Last night I had the pleasure to attend a panel hosted by the EC Council on insider threats. Panelists included the CISO from San Francisco, the VP of Systems from Macy’s, and most interestingly, Eric Snowden’s former boss at Booz Allen Hamilton. All three were covering various aspects of the STRIDE model. For example, the crisis that SF ran into about 8 years back, where a single employee held the city network hostage by collecting router passwords, was a combination of disclosure and elevation. It took the mayor, at the time, to diffuse the situation.
The NSA suffered the same, with Snowden, in the first week of his new assignment in Hawaii, requesting passwords from colleagues and spending off hours on-site. More damaging, it is rumored but not confirmed that his credentials from his former IT role were not revoked. This, married up with his new access to higher levels of classification, created an opportunity. And it is never a single issue. His CIA HR records, if shared with the NSA, which they were not at the time, would have raised additional flags, and at the time, employees were not subject to daily exit searches, providing him with the opportunity to exit with his USB dongles.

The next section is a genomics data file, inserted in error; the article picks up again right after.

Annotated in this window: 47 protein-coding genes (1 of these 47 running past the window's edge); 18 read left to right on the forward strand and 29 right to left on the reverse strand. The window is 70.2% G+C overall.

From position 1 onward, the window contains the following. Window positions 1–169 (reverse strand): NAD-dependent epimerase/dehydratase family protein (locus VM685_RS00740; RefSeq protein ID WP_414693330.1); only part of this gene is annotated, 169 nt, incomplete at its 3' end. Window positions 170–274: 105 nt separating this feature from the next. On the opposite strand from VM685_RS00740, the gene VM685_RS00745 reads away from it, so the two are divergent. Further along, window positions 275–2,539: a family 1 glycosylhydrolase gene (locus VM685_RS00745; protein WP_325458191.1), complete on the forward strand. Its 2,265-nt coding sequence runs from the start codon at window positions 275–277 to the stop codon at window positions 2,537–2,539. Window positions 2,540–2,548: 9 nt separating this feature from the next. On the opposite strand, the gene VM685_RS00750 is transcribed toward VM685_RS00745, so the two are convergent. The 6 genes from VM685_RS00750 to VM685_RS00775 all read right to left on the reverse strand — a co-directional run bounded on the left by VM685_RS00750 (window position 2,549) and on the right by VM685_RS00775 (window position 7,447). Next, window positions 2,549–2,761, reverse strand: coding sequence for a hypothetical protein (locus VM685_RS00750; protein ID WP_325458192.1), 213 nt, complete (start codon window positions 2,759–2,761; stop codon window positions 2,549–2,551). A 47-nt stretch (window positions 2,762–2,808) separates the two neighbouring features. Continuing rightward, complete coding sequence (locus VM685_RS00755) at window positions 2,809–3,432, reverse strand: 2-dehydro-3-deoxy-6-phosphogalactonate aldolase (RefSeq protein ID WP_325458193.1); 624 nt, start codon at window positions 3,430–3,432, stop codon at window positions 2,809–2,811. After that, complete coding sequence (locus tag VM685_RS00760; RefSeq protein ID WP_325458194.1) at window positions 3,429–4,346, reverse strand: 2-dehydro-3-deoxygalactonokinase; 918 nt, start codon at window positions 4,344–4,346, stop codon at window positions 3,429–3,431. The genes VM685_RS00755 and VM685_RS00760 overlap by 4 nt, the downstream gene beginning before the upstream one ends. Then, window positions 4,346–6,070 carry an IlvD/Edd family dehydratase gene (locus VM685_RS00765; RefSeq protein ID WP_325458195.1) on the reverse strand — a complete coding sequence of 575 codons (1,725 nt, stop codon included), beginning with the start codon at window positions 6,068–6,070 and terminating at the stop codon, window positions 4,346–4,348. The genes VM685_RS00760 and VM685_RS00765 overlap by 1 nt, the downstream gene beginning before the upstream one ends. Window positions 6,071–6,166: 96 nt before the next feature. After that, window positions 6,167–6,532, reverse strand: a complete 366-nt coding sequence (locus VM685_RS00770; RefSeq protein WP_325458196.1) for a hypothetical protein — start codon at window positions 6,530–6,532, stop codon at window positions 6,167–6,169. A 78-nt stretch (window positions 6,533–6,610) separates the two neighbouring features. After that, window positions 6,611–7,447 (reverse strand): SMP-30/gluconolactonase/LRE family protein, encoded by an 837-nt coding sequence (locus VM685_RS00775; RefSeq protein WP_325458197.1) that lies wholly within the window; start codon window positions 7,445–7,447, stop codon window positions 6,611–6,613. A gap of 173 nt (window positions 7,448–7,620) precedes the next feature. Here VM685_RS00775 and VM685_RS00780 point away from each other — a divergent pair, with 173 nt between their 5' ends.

Left to Right -
Steven Bay, former boss of Eric Snowden
Joe Voje, CISO, City of San Francisco
Brian Phillips, VP, Macy’s Systems and Technology
And, Macy’s was the first to admit that their procedures in place to address insider capture of PCI data were not up to snuff. They are now, and just recently the company has taken a very aggressive approach on limiting data access as part of their announced store closures, since there is an interim period where employees have been notified but are still employed.
Net-net, the last decade has been a learning experience, across both commercial and government, but with increased focus, awareness, and sharing of best practices, we’re making progress.
- David Ginsburg